Elizabeth Warren, a popular figure on the left of the Democratic Party, is tied in a race to recapture the late Ted Kennedy’s Senate seat from Republican Scott Brown next year, according to a poll Thursday.
The poll by the University of Massachusetts puts Warren four points ahead of Brown among registered voters. Although that is within the 4.4 percent margin of error it is a strong showing given that until recently Brown was seen as well dug-in, while Warren is not yet the official Democratic candidate.
Warren, a Harvard law professor, has won liberal plaudits for her positions on populist issues of the kind raised by the Occupy Wall Street protests, particularly regarding banks’ lending practices.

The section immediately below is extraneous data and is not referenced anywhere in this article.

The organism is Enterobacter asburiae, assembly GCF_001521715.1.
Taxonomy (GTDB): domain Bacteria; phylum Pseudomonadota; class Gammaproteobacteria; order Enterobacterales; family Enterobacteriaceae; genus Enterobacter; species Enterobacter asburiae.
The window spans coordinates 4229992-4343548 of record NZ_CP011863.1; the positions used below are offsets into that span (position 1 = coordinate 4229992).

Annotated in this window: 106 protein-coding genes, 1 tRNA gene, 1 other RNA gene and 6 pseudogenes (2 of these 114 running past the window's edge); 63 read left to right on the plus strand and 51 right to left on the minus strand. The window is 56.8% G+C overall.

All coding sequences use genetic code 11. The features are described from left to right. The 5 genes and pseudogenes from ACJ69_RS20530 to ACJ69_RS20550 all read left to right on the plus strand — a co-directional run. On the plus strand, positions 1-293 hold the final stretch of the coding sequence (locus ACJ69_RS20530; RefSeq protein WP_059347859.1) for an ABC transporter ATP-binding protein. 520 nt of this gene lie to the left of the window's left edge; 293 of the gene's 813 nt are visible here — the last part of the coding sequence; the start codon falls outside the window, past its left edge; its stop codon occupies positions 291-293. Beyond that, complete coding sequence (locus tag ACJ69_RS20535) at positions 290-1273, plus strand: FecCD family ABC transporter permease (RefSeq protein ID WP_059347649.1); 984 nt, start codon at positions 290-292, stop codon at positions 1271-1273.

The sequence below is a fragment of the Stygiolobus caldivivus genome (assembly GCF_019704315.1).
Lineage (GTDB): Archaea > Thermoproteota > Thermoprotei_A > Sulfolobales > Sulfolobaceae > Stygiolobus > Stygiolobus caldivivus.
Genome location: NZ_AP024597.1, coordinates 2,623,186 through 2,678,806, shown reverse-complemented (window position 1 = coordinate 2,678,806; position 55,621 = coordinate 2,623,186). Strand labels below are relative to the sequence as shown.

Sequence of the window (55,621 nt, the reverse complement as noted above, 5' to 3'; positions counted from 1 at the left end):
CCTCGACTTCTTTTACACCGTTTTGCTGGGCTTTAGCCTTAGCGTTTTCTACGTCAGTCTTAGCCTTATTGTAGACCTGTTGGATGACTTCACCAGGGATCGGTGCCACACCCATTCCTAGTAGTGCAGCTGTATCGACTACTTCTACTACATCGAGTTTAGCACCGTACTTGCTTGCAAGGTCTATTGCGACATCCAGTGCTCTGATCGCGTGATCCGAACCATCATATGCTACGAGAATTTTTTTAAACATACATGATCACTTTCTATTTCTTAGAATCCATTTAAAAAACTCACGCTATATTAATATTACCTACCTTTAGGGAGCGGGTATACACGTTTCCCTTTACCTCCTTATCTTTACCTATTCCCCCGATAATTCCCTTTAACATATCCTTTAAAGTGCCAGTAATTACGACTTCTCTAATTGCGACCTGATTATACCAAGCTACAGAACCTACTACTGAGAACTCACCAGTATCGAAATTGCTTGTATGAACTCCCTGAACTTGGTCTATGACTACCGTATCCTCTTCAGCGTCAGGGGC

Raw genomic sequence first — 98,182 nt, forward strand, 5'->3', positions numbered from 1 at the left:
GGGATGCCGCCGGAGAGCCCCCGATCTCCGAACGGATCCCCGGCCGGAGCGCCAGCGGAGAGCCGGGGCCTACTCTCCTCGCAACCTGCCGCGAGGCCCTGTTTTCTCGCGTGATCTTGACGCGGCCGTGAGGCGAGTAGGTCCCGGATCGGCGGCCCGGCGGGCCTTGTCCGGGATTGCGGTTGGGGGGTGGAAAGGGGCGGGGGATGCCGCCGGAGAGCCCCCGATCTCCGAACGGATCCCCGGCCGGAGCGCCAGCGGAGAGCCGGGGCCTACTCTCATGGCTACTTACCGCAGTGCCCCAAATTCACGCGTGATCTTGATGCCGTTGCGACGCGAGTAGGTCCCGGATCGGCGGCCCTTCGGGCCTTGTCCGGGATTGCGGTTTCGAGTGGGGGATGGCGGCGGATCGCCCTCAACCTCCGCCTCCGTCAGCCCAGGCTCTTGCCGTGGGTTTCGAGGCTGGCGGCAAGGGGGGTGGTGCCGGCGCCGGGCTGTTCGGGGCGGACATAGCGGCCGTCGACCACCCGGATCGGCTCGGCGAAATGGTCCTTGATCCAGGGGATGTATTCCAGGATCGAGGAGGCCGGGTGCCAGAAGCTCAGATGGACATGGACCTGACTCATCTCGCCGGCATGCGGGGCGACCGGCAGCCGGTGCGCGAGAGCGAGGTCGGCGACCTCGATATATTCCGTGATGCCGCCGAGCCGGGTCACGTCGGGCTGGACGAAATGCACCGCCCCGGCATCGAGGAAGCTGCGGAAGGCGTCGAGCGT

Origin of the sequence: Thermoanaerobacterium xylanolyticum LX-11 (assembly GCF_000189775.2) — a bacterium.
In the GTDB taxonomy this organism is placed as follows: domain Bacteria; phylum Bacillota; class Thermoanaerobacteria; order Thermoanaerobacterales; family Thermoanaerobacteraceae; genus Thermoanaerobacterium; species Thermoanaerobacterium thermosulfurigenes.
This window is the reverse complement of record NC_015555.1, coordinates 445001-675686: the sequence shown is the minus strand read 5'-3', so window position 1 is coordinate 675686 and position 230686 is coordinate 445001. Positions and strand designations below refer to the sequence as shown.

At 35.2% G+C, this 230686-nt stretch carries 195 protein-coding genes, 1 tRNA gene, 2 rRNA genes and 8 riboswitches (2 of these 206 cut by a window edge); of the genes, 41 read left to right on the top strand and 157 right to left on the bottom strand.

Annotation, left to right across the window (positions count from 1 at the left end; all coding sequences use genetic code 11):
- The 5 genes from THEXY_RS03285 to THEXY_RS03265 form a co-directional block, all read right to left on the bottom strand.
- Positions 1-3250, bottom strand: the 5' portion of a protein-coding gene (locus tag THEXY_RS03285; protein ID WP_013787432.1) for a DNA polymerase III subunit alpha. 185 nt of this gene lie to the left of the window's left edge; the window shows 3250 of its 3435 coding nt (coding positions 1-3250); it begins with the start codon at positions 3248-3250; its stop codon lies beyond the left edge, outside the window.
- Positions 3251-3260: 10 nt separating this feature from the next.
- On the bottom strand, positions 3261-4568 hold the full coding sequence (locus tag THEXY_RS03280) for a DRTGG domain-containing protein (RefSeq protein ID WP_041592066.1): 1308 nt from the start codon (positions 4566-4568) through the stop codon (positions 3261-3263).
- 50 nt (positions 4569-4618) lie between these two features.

President Barack Obama tapped Warren to establish the new Consumer Financial Protection Bureau, although she was then sidelined in the face of Republican opposition.
If she takes on Brown in November 2012 she will give her party a chance for revenge against the architect of one of the biggest upsets in recent Senate history. Brown stunned Democrats in 2010 when he won the seat vacated on Kennedy’s death by riding a tide of opposition to Obama’s health care reforms.
The poll gave Warren 43 percent and Brown 39 percent, with the Democrat getting strong support from women, lower income voters and young people, and the Republican maintaining a large lead among independent voters.
“These numbers could mean trouble for Scott Brown,” University of Massachusetts political scientist Brian Schaffner said in a statement. “The race is a dead heat and his support is well under 50 percent, which usually means difficulty for an incumbent, especially this far out from Election Day.”
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